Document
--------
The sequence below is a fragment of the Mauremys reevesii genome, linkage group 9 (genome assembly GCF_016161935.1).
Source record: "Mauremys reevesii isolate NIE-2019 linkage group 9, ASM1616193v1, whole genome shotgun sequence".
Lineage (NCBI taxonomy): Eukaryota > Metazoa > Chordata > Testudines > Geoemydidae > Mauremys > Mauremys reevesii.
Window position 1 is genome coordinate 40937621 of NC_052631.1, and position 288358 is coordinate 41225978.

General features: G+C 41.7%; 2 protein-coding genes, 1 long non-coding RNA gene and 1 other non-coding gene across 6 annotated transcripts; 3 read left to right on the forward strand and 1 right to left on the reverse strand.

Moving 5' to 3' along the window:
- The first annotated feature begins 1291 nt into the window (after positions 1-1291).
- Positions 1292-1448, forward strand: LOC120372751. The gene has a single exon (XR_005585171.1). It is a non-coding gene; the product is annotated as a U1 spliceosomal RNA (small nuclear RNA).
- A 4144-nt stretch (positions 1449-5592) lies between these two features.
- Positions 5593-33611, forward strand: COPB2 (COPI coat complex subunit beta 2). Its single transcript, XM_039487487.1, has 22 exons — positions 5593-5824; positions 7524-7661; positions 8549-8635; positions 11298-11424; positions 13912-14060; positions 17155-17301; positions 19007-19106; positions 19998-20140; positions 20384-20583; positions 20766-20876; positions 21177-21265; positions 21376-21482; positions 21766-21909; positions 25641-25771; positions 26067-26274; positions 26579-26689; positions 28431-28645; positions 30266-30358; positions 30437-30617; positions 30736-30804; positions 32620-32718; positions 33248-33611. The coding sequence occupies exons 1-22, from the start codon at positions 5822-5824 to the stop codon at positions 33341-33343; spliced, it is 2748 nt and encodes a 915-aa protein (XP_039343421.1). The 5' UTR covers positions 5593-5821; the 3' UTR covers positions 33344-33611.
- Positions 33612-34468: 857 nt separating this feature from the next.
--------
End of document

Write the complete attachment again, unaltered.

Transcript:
The sequence below is a fragment of the Mauremys reevesii genome, linkage group 9 (genome assembly GCF_016161935.1).
Source record: "Mauremys reevesii isolate NIE-2019 linkage group 9, ASM1616193v1, whole genome shotgun sequence".
Lineage (NCBI taxonomy): Eukaryota > Metazoa > Chordata > Testudines > Geoemydidae > Mauremys > Mauremys reevesii.
Window position 1 is genome coordinate 40937621 of NC_052631.1, and position 288358 is coordinate 41225978.

General features: G+C 41.7%; 2 protein-coding genes, 1 long non-coding RNA gene and 1 other non-coding gene across 6 annotated transcripts; 3 read left to right on the forward strand and 1 right to left on the reverse strand.

Moving 5' to 3' along the window:
- The first annotated feature begins 1291 nt into the window (after positions 1-1291).
- Positions 1292-1448, forward strand: LOC120372751. The gene has a single exon (XR_005585171.1). It is a non-coding gene; the product is annotated as a U1 spliceosomal RNA (small nuclear RNA).
- A 4144-nt stretch (positions 1449-5592) lies between these two features.
- Positions 5593-33611, forward strand: COPB2 (COPI coat complex subunit beta 2). Its single transcript, XM_039487487.1, has 22 exons — positions 5593-5824; positions 7524-7661; positions 8549-8635; positions 11298-11424; positions 13912-14060; positions 17155-17301; positions 19007-19106; positions 19998-20140; positions 20384-20583; positions 20766-20876; positions 21177-21265; positions 21376-21482; positions 21766-21909; positions 25641-25771; positions 26067-26274; positions 26579-26689; positions 28431-28645; positions 30266-30358; positions 30437-30617; positions 30736-30804; positions 32620-32718; positions 33248-33611. The coding sequence occupies exons 1-22, from the start codon at positions 5822-5824 to the stop codon at positions 33341-33343; spliced, it is 2748 nt and encodes a 915-aa protein (XP_039343421.1). The 5' UTR covers positions 5593-5821; the 3' UTR covers positions 33344-33611.
- Positions 33612-34468: 857 nt separating this feature from the next.